1. Organizing: This can be as simple as creating a folder structure on a drive such as Google Drive, Dropbox, or Box. Keep the folder structure simple and meaningful as this will help when you migrate assets to your new DAM platform.
  2. Collect Usage Rights for the Assets: Who manages usage rights, years of usage included, copyright owner contact information, etc.? Some clients create a digital “birth certificate” for incoming assets that each contributor must completely fill out when submitting assets to their DAM. This is one of the most important things to consider when implementing digital asset management.
  3. Invite Others to Contribute To Your Temporary “Collection Bin”
    Make a compelling case for centralizing digital assets to other departments in your organization by showing them how they can save both money and time. Then provide simple instructions so they can share/upload all their choice brand visuals. Focus on some of these potential contributor groups:
  • Internal Teams: Individuals in marketing, corporate communications, investor relations, sales, and other departments have assets on cluttered hard drives, personal Dropbox accounts, and stacks of old dusty DVDs they most likely can share.
  • External Vendors and Agency Partners: Partners often have full takes from various photo/video productions and projects that may not have made the final deliverable but hold a lot of value for future content.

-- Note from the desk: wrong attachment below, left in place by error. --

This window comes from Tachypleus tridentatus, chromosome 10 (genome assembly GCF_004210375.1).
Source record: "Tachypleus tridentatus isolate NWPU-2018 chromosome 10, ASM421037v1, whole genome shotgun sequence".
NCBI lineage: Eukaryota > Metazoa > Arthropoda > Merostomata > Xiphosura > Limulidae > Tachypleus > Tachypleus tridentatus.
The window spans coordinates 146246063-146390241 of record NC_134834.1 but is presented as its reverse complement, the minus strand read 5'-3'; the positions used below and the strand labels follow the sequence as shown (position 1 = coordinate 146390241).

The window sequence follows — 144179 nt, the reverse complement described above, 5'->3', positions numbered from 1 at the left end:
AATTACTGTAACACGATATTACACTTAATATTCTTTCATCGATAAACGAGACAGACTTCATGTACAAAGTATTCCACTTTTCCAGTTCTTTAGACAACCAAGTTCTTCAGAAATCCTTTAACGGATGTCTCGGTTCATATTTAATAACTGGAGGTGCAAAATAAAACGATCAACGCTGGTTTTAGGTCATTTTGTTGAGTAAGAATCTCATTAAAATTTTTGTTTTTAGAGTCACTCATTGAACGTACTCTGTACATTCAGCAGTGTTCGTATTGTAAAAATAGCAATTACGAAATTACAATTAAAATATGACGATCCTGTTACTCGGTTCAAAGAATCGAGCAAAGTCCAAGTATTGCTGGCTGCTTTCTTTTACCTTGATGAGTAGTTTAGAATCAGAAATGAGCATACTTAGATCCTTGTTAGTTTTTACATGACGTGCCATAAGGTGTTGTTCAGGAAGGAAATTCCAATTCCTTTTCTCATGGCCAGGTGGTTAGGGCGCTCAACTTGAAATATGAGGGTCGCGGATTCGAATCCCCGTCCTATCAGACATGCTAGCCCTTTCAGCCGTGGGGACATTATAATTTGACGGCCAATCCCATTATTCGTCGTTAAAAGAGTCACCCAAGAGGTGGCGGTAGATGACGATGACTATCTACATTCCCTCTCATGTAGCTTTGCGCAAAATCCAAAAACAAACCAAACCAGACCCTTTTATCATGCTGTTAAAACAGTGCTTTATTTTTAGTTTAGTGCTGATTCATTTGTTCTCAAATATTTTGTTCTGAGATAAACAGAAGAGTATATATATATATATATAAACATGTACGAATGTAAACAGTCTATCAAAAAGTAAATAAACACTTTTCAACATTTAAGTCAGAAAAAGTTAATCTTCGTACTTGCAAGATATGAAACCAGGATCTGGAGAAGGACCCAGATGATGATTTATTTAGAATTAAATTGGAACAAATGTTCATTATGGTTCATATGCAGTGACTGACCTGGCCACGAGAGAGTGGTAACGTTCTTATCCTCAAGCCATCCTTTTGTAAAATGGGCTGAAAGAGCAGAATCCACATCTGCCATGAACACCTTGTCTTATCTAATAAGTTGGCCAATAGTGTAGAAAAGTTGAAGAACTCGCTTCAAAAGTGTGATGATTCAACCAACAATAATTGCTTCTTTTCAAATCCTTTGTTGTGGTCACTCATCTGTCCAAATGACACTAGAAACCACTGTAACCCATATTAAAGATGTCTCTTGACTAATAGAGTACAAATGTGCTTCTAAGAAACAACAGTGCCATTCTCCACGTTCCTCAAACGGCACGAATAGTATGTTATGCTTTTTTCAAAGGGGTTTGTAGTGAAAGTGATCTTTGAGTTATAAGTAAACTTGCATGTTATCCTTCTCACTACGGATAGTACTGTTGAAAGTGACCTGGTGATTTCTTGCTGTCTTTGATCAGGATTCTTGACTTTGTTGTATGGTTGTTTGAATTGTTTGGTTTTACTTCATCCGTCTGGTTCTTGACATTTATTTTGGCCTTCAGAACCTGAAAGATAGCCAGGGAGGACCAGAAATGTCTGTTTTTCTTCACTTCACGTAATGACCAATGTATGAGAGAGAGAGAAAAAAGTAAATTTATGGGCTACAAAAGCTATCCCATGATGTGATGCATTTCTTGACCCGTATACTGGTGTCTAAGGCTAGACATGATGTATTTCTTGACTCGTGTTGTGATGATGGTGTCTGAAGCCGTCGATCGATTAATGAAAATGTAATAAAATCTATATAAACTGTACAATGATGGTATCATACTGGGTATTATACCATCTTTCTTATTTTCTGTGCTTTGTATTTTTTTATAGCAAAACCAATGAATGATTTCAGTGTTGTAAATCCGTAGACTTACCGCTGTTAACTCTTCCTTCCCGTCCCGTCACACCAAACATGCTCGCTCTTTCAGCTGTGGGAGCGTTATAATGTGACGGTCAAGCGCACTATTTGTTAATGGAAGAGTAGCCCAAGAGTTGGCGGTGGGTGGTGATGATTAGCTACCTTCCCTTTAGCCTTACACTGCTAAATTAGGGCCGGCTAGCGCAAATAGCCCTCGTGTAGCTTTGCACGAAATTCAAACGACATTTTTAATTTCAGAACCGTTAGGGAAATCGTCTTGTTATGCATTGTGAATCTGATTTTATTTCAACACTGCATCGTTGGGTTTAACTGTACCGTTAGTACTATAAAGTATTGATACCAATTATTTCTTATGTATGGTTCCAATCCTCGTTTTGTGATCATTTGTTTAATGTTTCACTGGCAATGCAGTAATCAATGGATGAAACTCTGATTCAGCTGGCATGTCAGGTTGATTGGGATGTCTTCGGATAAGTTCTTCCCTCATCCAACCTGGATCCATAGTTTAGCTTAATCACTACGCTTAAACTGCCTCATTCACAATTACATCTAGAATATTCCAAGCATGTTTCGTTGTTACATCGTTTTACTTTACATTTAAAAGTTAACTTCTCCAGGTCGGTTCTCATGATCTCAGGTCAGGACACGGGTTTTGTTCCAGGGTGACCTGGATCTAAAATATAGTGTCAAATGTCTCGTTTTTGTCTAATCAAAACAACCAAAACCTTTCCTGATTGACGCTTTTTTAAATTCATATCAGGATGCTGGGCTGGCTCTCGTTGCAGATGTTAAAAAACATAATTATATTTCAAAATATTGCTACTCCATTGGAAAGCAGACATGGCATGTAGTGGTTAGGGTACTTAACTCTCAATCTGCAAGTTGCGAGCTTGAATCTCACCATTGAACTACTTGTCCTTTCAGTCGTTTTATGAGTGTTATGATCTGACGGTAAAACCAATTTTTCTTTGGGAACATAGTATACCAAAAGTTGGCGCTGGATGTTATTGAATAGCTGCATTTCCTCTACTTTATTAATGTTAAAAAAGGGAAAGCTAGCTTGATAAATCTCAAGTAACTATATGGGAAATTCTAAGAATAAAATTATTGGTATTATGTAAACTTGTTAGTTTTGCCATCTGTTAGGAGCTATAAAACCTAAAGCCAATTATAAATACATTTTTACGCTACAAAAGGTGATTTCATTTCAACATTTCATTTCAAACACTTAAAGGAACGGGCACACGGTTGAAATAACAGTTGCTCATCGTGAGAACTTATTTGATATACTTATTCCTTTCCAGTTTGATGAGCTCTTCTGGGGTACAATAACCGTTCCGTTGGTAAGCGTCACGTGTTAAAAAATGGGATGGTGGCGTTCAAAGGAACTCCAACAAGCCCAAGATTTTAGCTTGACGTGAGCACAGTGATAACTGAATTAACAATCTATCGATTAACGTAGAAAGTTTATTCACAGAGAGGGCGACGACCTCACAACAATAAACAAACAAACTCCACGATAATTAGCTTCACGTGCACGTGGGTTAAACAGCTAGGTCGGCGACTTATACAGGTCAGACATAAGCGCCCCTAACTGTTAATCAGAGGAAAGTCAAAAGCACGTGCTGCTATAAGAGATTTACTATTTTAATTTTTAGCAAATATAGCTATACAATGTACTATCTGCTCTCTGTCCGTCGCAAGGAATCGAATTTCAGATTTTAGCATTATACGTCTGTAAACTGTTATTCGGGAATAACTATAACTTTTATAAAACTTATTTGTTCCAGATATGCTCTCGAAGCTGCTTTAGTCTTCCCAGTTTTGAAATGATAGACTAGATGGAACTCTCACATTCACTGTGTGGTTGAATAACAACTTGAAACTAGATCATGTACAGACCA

Select a DAM Platform That Fits Your Need

Now that you’ve gathered your user requirements and once-scattered creative assets, you can begin identifying a DAM platform to effectively manage your content.

Why do you need a DAM to replace your Drive? A DAM provides more functionality than a Drive can. Metadata and keyword search, advanced data reporting, and approval suites are just a few of the ways a DAM platform can revolutionize your workflow.

Most organizations purchase platforms that are larger and more complex than they need. In reality, most people only use a fraction of the key features of any DAM platform and don’t use all the bells & whistles. This is an expensive mistake since DAMs can cost from $15,000/year to $400,000+/year. It is important to understand your actual needs/requirements before beginning the RFQ (Request For Quote) process with DAM vendors.

Helpful internal information to collect or understand when searching for a DAM platform:

  • IT Requirements: Cloud-based or on-prem (assets located on-premise), SSO (single-sign-on), security, etc.
  • Asset Types/Storage Needs: How many TB (terabytes) of storage space is needed, how many different types of assets exist, etc
  • Required Integrations/API: What are the essential platforms your organization uses that are vital for your DAM to efficiently and effectively integrate with? This may be part of a long-term strategy but is good to consider when talking with vendors.
  • Number of Users (seats) or Volume Requirements: How many admins, managers, and end-users will you have? What are the permission levels for each type of user (i.e. admins, managers, librarians, creatives/contributors, and other end-users)?

Example RFQ (Request For Quote) email to DAM Vendors: (Warning: you will be speaking to a salesperson so be mindful of overly positive answers)